And they are. Really disgusting little creatures. Their exploration of self and surroundings leads to some discoveries which turn the tummy.
First of all, they are booger making machines! I've become quite handy with the nasal aspirating bulb--can free a stuck bat from the cave in under 10 seconds. But their favorite method of boog-removal is simply rubbing their nose crazily on my shirt until it's relocated.
All three of our kids have suffered from quite severe reflux, so for a while it was kind of a barf bath around here. It was a good day if we (the caretakers) only went through three shirts each, and maybe just one change of pants. You'll notice that our kids have bibs on in all their pictures from about 2 months to 7 months. Once they started solids, it mellowed out a bit, but bibs were required attire for quite a while.
Of course, then there's the poop. Again, until solids started, we could count on one "blow-out" per day. These were up-the-back nightmares requiring a full bath and lots of scrubbing of the victimized clothing. These tiny little miracles produce more pollution than BP. I estimate on a particularly "active" day, we change about 12 poopy diapers. It's even worse during teething, when 12 can come from one kid.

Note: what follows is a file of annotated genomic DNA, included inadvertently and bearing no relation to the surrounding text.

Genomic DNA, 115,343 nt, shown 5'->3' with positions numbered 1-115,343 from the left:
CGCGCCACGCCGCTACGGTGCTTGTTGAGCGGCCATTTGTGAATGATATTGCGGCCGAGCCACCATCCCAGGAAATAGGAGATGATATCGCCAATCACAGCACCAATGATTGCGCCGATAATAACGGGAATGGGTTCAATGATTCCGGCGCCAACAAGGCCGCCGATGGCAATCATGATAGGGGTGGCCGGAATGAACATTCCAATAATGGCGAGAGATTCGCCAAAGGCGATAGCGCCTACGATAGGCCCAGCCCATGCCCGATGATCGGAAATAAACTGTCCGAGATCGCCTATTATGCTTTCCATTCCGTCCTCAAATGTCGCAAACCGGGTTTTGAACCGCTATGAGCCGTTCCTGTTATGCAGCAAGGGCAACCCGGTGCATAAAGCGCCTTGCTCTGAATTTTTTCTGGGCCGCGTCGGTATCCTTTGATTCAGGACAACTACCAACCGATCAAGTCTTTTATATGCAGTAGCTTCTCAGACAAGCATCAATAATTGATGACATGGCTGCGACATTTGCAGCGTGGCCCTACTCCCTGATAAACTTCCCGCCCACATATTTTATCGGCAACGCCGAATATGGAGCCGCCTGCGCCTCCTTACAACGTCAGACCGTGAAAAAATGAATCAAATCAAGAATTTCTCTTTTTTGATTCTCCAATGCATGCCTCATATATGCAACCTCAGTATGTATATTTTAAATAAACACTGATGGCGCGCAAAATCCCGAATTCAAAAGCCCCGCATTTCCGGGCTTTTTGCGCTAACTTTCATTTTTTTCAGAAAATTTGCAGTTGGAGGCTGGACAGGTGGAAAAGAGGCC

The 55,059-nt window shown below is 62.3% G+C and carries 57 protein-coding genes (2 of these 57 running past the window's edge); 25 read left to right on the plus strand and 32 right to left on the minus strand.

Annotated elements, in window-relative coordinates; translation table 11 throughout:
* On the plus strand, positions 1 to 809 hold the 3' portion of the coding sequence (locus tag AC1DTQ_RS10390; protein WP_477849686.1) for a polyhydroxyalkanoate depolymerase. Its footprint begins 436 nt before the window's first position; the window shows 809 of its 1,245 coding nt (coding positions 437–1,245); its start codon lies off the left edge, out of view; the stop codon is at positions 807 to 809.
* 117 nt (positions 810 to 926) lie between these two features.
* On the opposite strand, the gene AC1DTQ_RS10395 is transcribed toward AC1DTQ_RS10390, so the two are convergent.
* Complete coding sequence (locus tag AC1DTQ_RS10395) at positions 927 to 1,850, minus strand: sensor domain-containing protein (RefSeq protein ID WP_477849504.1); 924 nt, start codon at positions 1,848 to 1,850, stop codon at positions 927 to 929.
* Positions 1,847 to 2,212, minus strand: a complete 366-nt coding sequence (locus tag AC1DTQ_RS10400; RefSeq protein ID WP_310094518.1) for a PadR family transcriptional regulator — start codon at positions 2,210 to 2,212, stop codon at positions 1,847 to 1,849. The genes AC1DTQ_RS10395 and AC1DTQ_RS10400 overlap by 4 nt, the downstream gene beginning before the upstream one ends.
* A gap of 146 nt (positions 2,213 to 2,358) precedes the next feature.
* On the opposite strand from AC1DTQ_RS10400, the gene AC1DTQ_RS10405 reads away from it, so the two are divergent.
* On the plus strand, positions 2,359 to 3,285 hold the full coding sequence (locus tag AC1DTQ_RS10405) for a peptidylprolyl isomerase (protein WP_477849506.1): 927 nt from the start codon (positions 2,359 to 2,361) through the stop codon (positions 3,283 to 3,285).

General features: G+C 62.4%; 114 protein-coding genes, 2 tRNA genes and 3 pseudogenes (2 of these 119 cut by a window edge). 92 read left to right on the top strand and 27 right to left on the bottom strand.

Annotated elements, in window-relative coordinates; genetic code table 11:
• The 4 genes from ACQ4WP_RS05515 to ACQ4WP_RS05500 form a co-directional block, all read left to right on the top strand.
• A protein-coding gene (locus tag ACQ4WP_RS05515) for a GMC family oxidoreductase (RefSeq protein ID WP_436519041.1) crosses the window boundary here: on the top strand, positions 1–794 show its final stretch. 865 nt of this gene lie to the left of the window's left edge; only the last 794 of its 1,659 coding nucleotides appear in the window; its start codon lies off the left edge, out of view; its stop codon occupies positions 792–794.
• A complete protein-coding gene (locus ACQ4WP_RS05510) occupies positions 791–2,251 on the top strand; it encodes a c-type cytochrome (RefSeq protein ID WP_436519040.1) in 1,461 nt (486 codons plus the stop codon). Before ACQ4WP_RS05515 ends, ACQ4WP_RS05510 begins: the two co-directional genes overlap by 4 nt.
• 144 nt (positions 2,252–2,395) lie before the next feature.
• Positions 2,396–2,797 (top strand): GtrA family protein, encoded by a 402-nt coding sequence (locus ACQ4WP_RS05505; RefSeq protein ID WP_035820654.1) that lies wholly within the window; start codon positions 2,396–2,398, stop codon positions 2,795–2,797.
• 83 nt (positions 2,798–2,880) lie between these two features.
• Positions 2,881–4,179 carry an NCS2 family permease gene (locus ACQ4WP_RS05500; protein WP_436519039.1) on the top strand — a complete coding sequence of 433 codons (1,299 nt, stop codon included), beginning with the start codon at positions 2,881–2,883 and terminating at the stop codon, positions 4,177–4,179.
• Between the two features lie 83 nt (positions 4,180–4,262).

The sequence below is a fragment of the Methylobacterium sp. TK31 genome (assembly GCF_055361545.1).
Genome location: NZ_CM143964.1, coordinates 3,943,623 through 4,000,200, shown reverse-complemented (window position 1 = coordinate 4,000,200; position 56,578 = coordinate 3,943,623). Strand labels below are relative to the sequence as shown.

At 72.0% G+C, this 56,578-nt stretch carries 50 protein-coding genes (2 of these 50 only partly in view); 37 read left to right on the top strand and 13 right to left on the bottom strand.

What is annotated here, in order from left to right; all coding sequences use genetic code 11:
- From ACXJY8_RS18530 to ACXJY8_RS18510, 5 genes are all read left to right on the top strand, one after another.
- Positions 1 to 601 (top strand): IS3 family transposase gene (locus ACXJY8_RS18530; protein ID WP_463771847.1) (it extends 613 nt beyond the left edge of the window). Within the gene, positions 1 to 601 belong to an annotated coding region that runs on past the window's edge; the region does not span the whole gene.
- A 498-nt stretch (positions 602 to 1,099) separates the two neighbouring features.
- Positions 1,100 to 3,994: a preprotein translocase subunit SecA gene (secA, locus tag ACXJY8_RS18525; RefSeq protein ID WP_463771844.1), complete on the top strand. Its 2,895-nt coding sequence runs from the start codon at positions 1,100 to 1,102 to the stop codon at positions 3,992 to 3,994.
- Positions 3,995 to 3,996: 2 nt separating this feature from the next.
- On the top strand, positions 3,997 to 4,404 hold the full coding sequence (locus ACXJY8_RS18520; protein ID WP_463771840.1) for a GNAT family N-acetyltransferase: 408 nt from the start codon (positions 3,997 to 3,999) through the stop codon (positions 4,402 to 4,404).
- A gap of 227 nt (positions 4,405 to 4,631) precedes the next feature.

Some of the things the girls do are just plain bizarre. And gross. Devynn discovered her tongue not long ago, and began pulling at it. She couldn't get it out...thankfully...so she put her hand further and further down her throat. Well, you can imagine how THAT ended. Fortunately, this phase only lasted a couple of days.
Recently, Devynn has begun spitting large amounts of drool on the linoleum, then sucking it back up. Not sure what this does for her development, but I say, Rock on with yo' bad self, Devvy!
So, in addition to being gross, babies are expensive! I remember many years ago a friend of mine saying kids aren't too expensive until they start school--only about $100 extra per month. Clearly inflation has affected this figure. Substantially.
Admittedly, formula is much more expensive than breastfeeding, but as previously mentioned, that's not a realistic option for us. The kids are all on the regular formula now, and we go through about 6 cans a week. That's about $350 a month. (When they were on the preemie formula, it was more expensive, but then, they didn't drink as much either.) Our kids kill about 25 diapers and 40-65 wipes on a particularly "active" day. That's about $330 a month. They eat about 35 jars of baby food and 3 boxes of rice cereal a week. Another $100 a month. And then there's desitin, tylenol, mylicon, poly-vitamins, hypoallergenic baby wash and lotion, fragrance/dye free detergents, blah blah blah. That $100 "extra" per month is looking pretty dated!
Ah, well. For all the puke, poop, boogs, money, gray hair, and wrinkles--they are worth it over and over again.